4. Analyze the Effectiveness <-> Analytics Ecosystem: Note the plural; you may need several types of platforms to glean the right insights and build more meaningful models, including potentially predictive ones.
  5. Give Them What Is Relevant <-> Personalization Service: Finally, taking the required relevant action will require you to be able to offer relevant content and experiences, as well as product recommendations.
A holistic personalization technology strategy
Mapping personalization prerequisites to stack components. Source: RSG

Think of the these components as distinct services, though not always marketplaces, since some packaged platforms will cover more than one service. For example, it might be possible for your CDP to also provide light personalization or orchestration capabilities.  But regardless of whether you deploy one or multiple platforms, they remain distinct services, and you’ll need both a business and technology strategy around each.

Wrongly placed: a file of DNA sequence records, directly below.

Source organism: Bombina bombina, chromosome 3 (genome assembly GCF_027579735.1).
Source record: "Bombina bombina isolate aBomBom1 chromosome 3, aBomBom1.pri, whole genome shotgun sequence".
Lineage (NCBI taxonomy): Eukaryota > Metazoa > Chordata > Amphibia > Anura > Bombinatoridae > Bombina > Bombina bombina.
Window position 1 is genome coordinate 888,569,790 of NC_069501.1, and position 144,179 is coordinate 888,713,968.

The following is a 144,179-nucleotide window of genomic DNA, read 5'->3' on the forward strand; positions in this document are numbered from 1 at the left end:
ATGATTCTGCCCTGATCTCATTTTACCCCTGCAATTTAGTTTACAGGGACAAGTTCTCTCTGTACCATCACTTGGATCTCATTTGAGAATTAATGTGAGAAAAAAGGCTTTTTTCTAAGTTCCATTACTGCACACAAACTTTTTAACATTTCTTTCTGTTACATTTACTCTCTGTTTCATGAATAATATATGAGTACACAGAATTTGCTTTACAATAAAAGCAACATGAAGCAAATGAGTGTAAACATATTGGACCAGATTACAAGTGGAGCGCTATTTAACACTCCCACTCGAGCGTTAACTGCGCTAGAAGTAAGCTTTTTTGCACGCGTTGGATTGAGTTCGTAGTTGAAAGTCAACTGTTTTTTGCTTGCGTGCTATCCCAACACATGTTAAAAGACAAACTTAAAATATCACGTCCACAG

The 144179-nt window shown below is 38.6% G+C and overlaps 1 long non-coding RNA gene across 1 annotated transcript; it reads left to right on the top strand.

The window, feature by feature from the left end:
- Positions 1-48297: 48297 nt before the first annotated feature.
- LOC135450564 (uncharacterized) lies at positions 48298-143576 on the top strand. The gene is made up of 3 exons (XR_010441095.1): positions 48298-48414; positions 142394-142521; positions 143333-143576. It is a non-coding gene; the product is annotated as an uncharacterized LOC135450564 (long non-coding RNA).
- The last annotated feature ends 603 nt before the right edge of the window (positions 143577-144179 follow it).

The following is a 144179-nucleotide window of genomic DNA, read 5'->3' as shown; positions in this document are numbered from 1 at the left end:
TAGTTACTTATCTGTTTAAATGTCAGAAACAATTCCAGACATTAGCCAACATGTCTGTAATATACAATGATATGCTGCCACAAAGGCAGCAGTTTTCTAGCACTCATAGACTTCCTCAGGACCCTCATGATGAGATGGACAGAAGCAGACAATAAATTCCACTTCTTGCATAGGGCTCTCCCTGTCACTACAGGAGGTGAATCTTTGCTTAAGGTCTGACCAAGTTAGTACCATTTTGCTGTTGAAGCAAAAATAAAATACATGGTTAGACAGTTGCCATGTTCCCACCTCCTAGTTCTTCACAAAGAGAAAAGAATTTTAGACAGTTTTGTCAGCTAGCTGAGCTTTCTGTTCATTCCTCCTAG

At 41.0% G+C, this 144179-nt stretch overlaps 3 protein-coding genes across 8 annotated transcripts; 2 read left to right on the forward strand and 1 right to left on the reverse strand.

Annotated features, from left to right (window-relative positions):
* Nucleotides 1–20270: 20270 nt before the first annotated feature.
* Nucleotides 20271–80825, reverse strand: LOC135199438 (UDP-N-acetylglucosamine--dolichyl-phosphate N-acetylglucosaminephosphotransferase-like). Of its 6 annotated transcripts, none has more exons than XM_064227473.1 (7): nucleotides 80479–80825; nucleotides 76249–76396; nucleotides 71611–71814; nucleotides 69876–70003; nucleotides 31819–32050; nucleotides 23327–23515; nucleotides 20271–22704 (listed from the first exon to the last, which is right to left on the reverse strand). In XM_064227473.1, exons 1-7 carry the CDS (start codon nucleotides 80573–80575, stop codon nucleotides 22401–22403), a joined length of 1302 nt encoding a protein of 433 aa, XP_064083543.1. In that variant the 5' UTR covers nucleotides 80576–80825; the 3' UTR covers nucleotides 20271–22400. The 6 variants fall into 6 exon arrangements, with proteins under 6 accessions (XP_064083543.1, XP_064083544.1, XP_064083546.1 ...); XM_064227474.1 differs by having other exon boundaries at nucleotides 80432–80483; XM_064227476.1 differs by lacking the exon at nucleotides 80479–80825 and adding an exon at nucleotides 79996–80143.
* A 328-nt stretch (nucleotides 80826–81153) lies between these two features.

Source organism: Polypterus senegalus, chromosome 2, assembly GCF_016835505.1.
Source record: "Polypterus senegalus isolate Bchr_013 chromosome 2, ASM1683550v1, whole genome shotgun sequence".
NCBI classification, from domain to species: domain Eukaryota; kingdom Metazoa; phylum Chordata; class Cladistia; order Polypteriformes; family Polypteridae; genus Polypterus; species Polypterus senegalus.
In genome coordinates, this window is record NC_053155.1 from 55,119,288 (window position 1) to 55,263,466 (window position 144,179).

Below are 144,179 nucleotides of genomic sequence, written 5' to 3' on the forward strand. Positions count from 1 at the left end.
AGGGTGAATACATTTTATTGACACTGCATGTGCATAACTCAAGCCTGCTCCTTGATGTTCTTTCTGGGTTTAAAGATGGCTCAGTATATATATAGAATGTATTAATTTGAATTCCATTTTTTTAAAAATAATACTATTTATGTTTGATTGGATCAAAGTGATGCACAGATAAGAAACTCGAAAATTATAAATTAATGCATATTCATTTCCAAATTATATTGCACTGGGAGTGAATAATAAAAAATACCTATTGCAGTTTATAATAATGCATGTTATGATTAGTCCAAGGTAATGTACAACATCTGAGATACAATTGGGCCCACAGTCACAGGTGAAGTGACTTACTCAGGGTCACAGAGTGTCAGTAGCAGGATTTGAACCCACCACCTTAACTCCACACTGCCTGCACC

The other concept that’s implied here is that you can (and should) abstract these capabilities from your engagement tier so that you can run them as omnichannel services. This becomes particularly important with respect to your personalization strategies, where customers quite naturally assume you will address their specific needs across all touchpoints, and not, for example, send them an offer in email that your website doesn’t recognize.

A holistic personalization technology strategy